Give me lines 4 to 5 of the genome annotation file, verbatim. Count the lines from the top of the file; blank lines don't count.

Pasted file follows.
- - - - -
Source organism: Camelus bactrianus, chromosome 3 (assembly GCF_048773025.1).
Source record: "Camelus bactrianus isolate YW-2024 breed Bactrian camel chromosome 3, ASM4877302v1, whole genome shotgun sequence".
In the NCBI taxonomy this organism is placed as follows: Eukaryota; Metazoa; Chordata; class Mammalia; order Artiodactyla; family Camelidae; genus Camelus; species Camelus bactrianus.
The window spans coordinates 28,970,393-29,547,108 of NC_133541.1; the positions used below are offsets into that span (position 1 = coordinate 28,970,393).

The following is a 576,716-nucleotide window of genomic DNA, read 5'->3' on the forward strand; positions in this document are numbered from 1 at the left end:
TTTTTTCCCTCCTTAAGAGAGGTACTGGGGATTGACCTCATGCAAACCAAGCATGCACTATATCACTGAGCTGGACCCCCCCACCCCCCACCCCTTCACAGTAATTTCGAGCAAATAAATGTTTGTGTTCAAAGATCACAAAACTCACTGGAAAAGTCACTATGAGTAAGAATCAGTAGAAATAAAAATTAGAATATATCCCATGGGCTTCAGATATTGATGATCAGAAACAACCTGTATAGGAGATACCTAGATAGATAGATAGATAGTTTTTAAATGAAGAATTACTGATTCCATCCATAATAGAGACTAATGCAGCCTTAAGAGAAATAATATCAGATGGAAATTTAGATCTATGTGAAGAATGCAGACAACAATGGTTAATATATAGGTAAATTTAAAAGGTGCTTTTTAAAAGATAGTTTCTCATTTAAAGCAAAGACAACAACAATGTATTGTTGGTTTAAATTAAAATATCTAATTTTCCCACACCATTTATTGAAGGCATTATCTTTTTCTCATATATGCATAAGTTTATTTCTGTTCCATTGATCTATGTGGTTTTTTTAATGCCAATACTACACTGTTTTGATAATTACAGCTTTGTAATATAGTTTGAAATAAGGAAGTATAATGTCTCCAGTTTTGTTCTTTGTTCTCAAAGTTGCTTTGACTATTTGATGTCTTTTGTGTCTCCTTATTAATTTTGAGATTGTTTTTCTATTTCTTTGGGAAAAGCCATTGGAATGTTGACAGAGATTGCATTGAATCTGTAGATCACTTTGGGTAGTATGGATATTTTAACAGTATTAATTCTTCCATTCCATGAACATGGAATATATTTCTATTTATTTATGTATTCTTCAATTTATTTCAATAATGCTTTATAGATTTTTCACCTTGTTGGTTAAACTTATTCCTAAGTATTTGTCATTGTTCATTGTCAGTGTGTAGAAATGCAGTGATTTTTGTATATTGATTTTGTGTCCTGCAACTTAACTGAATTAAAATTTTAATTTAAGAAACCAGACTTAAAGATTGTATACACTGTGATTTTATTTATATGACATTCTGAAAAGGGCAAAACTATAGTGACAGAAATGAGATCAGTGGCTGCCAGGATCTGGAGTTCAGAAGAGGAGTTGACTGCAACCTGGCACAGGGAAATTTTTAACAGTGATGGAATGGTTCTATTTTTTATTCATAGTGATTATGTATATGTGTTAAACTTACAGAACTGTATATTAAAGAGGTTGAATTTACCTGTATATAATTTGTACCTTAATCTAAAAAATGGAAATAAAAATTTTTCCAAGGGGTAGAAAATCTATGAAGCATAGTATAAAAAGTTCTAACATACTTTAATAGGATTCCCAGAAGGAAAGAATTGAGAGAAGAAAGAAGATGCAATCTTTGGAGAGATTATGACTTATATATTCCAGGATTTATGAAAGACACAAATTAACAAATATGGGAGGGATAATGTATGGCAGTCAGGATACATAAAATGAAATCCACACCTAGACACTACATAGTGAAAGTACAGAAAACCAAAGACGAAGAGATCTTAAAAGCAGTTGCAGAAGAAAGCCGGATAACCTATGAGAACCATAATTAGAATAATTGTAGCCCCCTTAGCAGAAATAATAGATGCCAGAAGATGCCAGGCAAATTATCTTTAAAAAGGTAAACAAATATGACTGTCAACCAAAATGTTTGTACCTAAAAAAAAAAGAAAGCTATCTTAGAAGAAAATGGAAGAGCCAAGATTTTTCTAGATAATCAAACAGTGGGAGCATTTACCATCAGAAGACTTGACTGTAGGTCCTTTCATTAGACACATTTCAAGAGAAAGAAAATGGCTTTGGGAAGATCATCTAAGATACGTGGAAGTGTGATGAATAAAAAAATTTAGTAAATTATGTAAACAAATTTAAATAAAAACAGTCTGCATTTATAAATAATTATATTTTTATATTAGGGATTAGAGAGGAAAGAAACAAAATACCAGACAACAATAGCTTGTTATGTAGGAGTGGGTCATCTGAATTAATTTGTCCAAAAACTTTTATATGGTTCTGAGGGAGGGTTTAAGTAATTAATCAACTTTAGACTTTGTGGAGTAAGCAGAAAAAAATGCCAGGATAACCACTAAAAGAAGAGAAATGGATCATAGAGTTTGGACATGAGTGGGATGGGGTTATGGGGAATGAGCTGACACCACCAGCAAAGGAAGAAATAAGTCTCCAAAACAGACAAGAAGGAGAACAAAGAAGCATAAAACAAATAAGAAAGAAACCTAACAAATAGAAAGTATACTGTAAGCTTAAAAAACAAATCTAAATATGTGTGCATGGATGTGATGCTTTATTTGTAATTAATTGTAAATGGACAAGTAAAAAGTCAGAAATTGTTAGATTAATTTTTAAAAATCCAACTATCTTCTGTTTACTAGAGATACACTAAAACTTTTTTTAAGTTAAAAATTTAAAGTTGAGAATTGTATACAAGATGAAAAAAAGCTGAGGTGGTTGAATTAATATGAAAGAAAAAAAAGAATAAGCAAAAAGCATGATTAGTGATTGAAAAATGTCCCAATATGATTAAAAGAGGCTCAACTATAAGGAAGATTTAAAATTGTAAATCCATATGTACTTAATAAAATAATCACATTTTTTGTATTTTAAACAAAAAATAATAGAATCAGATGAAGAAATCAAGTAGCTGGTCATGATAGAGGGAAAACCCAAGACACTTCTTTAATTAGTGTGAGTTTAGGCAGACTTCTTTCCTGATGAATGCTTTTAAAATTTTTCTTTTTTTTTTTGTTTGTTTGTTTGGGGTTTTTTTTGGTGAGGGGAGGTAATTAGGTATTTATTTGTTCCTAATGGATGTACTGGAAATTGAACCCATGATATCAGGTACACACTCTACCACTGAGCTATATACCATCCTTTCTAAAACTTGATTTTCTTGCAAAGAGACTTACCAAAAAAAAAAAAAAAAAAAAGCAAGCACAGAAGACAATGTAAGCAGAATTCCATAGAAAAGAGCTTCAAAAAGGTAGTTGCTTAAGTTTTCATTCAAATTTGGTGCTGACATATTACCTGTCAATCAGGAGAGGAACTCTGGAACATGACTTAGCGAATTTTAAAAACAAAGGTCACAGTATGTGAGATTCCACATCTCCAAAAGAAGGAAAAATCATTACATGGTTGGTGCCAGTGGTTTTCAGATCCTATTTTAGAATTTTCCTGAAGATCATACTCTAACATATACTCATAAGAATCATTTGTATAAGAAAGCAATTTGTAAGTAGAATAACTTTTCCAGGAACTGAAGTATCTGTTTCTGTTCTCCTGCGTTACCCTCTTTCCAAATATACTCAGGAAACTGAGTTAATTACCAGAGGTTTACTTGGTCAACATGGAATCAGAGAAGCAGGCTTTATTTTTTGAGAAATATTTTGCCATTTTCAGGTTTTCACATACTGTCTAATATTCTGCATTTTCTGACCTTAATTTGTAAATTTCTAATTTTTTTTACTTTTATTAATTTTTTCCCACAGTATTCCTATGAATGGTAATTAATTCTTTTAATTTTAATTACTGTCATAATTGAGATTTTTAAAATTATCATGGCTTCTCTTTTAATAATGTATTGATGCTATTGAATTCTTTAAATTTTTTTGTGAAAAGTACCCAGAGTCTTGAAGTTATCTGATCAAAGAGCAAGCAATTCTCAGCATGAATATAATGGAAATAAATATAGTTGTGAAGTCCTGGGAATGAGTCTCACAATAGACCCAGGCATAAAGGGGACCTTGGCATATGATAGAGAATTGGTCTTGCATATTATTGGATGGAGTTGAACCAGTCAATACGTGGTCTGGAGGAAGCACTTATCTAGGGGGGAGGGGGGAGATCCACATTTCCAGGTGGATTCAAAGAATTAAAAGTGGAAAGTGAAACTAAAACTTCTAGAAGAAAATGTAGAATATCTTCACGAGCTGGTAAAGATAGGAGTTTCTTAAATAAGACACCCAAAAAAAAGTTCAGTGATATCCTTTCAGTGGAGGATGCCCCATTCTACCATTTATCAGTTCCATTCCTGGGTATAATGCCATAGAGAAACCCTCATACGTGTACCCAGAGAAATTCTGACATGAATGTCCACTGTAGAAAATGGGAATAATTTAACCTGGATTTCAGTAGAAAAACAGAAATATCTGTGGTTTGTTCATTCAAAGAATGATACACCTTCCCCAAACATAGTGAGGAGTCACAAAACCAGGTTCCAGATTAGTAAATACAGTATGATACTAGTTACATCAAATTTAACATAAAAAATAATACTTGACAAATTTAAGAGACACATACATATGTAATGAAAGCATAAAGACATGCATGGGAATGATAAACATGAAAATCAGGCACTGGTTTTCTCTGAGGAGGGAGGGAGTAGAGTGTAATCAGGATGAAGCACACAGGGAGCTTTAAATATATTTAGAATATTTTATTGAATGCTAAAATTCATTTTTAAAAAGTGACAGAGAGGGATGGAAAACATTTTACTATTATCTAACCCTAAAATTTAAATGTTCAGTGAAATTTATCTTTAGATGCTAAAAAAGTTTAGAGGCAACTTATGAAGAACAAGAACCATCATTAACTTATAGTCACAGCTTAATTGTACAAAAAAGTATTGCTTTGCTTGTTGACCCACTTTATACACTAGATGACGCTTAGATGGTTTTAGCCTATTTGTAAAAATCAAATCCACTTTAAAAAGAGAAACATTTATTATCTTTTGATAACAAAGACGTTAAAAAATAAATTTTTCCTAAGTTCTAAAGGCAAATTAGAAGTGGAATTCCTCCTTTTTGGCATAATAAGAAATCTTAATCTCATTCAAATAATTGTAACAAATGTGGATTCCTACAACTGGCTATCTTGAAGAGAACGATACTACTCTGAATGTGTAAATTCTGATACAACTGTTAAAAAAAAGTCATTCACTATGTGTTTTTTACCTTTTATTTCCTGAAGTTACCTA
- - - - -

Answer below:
The window spans coordinates 28,970,393-29,547,108 of NC_133541.1; the positions used below are offsets into that span (position 1 = coordinate 28,970,393).

The following is a 576,716-nucleotide window of genomic DNA, read 5'->3' on the forward strand; positions in this document are numbered from 1 at the left end: